The one well-directed exception is the first of the Monogram Nine: The Invisible Ghost (1941), directed by. Lewis has a cult following similar to that of ; he was stuck primarily with cheapie projects, and yet managed to instill  considerable craft into them. Lewis is best know for My Name is Julia Ross (1945), the noir Gun Crazy (1950), his cinematic swan song, Terror in a Texas Town (1958), and a pair of above average westerns. The Invisible Ghost features Lewis’ typical stylish direction: expressive lighting, tracking shots, unorthodox camera angles, etc. This easily makes it the best directed of the Monogram Nine, and it looks fabulous in Kino’s HD Blu-ray transfer. The script, however, is utterly pedestrian. There is no invisible ghost. Instead, there’s the believed-to-be-dead adulterous wife of Lugosi’s Dr. Kessler. Mrs. Kessler is in fact quite alive, appearing occasionally at the window to send Lugosi into a trance-like homicidal frenzy. Lewis milks extreme closeups of the murderous Lugosi to craft an aptly sinister milieu. Lugosi is in full Lugosi mode, but even he’s practically upstaged by the startling non-stereotypical, intelligent performance of African American actor Clarence Muse as the butler. If you can get past the astounding absurdity of its plot (and the annoying meddlesome heroes), the beauty of the Kino edition makes for a divertingly hokey hour.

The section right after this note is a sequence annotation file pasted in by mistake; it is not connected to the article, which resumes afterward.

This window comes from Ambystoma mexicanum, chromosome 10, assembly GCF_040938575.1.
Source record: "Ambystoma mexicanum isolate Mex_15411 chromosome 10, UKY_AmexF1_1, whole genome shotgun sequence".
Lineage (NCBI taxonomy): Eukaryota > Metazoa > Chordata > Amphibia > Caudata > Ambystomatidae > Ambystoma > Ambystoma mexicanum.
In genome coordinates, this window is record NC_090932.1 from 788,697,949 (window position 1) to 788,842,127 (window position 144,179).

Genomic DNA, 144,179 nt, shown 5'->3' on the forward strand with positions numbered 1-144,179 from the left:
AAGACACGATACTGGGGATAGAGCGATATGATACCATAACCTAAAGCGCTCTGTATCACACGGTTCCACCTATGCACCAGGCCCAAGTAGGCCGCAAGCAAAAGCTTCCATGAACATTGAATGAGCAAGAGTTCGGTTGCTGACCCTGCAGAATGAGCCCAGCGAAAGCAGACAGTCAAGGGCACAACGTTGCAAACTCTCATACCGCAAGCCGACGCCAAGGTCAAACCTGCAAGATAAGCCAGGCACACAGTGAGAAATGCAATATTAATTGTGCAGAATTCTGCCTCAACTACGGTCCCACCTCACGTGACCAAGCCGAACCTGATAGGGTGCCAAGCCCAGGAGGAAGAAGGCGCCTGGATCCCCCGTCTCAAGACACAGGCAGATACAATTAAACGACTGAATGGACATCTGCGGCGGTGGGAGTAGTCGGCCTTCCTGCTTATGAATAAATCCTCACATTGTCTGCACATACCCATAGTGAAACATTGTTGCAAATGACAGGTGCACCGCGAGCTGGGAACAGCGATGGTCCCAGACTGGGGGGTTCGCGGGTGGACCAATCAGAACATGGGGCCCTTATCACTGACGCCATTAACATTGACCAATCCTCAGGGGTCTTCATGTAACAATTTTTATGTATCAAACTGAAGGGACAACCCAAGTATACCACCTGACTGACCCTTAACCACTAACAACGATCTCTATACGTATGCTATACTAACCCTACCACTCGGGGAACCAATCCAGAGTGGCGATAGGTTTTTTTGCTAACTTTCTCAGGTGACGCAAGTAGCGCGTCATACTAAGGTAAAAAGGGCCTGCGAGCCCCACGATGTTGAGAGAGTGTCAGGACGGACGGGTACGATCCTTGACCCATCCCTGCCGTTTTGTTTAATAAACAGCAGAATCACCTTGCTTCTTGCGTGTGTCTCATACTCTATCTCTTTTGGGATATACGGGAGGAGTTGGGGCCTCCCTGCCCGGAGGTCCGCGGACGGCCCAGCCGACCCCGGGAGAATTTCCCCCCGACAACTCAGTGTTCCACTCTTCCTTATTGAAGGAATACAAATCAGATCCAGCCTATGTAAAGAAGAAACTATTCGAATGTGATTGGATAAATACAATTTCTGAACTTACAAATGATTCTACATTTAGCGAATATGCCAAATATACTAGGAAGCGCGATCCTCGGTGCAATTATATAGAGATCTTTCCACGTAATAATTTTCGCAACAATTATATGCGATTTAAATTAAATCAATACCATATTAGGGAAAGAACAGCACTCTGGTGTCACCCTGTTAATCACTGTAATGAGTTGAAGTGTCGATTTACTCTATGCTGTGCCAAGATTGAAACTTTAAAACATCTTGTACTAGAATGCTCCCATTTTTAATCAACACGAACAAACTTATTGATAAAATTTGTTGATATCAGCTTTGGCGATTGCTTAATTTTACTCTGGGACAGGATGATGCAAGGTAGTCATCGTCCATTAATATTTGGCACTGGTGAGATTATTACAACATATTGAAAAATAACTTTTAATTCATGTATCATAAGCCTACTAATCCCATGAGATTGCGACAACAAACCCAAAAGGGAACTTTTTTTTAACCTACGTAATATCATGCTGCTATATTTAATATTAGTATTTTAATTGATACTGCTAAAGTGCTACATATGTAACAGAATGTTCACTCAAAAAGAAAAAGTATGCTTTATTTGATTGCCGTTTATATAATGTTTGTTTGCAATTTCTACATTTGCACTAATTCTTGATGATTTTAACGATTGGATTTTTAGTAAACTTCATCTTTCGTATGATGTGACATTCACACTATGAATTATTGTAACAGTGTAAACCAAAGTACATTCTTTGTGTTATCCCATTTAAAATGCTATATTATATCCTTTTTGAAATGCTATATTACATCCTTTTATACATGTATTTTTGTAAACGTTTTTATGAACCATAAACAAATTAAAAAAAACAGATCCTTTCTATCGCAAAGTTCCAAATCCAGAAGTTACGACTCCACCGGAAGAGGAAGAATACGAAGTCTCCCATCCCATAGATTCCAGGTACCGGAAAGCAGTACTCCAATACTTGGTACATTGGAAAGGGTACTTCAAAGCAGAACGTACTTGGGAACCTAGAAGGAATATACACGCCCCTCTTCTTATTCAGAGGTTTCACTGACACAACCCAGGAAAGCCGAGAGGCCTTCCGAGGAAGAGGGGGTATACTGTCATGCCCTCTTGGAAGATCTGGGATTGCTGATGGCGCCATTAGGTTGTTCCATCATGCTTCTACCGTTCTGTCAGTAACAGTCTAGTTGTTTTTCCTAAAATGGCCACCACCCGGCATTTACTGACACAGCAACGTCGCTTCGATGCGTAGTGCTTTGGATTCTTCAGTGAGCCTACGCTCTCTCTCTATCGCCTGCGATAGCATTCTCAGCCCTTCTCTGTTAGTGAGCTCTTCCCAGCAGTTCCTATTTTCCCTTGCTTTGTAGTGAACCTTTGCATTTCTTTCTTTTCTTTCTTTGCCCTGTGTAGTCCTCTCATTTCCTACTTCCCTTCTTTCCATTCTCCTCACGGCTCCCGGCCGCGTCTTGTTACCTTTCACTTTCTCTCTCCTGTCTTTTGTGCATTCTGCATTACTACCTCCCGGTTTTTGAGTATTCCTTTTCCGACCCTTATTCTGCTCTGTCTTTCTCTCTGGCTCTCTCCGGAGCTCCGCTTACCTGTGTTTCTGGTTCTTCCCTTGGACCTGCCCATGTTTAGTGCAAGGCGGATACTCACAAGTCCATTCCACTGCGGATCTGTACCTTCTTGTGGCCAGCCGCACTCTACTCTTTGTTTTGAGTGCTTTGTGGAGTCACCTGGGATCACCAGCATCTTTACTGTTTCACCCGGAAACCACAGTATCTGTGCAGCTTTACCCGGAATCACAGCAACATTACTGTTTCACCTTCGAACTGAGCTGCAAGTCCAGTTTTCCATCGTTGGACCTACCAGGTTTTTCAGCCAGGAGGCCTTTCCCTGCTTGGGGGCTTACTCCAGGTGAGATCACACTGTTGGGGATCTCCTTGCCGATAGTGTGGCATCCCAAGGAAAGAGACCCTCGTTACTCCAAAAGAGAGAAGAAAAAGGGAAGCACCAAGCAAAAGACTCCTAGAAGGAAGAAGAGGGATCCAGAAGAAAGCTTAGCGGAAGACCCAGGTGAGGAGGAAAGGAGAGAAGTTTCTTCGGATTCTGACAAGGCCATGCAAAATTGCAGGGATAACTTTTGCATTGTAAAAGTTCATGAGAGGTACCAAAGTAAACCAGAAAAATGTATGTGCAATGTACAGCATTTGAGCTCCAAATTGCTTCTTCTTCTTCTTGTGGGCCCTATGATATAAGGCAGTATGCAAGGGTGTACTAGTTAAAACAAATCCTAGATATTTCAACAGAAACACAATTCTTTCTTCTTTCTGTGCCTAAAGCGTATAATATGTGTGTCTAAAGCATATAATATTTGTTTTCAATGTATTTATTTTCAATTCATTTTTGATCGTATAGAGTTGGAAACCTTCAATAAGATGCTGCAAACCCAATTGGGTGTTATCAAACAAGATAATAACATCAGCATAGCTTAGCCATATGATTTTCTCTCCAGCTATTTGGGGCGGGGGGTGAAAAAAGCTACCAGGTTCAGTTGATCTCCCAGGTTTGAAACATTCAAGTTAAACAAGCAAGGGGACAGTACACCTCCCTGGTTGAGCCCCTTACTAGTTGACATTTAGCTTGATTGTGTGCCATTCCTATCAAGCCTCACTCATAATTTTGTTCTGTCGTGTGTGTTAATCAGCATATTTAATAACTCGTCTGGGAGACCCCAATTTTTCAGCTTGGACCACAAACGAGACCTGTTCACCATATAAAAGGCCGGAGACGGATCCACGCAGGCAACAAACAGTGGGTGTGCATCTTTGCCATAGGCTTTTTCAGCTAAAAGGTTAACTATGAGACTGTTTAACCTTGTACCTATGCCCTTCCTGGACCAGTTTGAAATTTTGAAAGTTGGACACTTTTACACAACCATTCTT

Spooks Run Wild (1941, directed by Phil Rosen) features the East Side Kids vs. Lugosi as the “Monster Killer.” Only, he’s not. He’s just a stage magician and a red herring. The East Side Kids were also known as the Dead End Kids and the Bowery Bows. They were led primarily by Leo Gorcey and Huntz Hall and were popular for about a decade. It’s hard to see why. Their schtick is embarrassingly obvious and frequently racist, with resident African American Sammy Morris as the butt of their jokes (i.e. he gets bug-eyed and spooked over his own shadow). Spooks Run Wild is a tiresome play on the old dark house genre with thunderstorms, skeletons in the closet, spooky candles, and tripping-over-shoelaces double takes. Lugosi, not having much to do, is a caricature here, and sleepwalks right through it. Worse, it’s dreadfully dull. The best thing that can be said about it is that it’s better than the follow-up (to be covered in part 2).

Black Dragons (1942, directed by William Nigh) is Monogram’s contribution to the war effort ,and of course they do it in their typically cheap style. Lugosi is again in dual roles and gives a good, animated performance as a Nazi hypnotist killing off the Japanese spies who betrayed him. Nigh takes note, giving the horror icon plenty of sinister eye closeups. The story is paper-thin and it takes too long to get moving, but once it does, it moves at a good clip. Its cheapness is evident, using stock footage, which weirdly includes ‘s funeral. We almost forgive its too-many-flaws-to-count, as this is an utterly bizarre entry which goes for the jugular with a shock finale. As wartime propaganda, its heart is in the right (if idiosyncratic) place. Future Lone Ranger Clayton Moore has a small part. Go for the Roan Group release.